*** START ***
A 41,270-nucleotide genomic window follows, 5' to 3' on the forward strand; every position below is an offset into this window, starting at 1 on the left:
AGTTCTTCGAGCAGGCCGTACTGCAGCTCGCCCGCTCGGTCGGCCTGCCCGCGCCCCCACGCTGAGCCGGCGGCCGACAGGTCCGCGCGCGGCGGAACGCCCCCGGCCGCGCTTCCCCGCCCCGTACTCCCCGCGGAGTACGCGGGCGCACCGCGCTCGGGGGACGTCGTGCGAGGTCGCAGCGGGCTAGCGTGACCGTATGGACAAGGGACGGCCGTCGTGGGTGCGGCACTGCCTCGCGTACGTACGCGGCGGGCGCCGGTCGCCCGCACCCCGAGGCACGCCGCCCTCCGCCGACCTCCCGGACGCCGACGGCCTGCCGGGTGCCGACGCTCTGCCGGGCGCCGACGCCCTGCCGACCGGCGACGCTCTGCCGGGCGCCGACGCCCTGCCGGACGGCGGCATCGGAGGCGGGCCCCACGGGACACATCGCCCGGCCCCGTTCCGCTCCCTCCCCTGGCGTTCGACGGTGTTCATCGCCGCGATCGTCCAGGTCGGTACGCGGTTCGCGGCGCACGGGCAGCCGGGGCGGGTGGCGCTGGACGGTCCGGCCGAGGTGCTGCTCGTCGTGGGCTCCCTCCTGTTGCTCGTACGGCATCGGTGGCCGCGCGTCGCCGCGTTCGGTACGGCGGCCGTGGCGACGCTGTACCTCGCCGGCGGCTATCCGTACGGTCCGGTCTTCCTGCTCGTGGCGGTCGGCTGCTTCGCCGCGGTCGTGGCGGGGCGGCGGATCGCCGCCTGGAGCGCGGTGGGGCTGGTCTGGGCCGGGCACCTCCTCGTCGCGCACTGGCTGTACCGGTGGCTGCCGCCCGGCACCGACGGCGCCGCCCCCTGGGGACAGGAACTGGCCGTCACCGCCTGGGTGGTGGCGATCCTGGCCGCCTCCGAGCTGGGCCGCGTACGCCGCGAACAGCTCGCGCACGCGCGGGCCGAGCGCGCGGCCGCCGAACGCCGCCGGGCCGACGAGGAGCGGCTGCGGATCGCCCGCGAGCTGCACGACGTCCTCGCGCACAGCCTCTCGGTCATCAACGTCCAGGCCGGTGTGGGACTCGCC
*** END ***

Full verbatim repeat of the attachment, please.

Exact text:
A 41,270-nucleotide genomic window follows, 5' to 3' on the forward strand; every position below is an offset into this window, starting at 1 on the left:
AGTTCTTCGAGCAGGCCGTACTGCAGCTCGCCCGCTCGGTCGGCCTGCCCGCGCCCCCACGCTGAGCCGGCGGCCGACAGGTCCGCGCGCGGCGGAACGCCCCCGGCCGCGCTTCCCCGCCCCGTACTCCCCGCGGAGTACGCGGGCGCACCGCGCTCGGGGGACGTCGTGCGAGGTCGCAGCGGGCTAGCGTGACCGTATGGACAAGGGACGGCCGTCGTGGGTGCGGCACTGCCTCGCGTACGTACGCGGCGGGCGCCGGTCGCCCGCACCCCGAGGCACGCCGCCCTCCGCCGACCTCCCGGACGCCGACGGCCTGCCGGGTGCCGACGCTCTGCCGGGCGCCGACGCCCTGCCGACCGGCGACGCTCTGCCGGGCGCCGACGCCCTGCCGGACGGCGGCATCGGAGGCGGGCCCCACGGGACACATCGCCCGGCCCCGTTCCGCTCCCTCCCCTGGCGTTCGACGGTGTTCATCGCCGCGATCGTCCAGGTCGGTACGCGGTTCGCGGCGCACGGGCAGCCGGGGCGGGTGGCGCTGGACGGTCCGGCCGAGGTGCTGCTCGTCGTGGGCTCCCTCCTGTTGCTCGTACGGCATCGGTGGCCGCGCGTCGCCGCGTTCGGTACGGCGGCCGTGGCGACGCTGTACCTCGCCGGCGGCTATCCGTACGGTCCGGTCTTCCTGCTCGTGGCGGTCGGCTGCTTCGCCGCGGTCGTGGCGGGGCGGCGGATCGCCGCCTGGAGCGCGGTGGGGCTGGTCTGGGCCGGGCACCTCCTCGTCGCGCACTGGCTGTACCGGTGGCTGCCGCCCGGCACCGACGGCGCCGCCCCCTGGGGACAGGAACTGGCCGTCACCGCCTGGGTGGTGGCGATCCTGGCCGCCTCCGAGCTGGGCCGCGTACGCCGCGAACAGCTCGCGCACGCGCGGGCCGAGCGCGCGGCCGCCGAACGCCGCCGGGCCGACGAGGAGCGGCTGCGGATCGCCCGCGAGCTGCACGACGTCCTCGCGCACAGCCTCTCGGTCATCAACGTCCAGGCCGGTGTGGGACTCGCC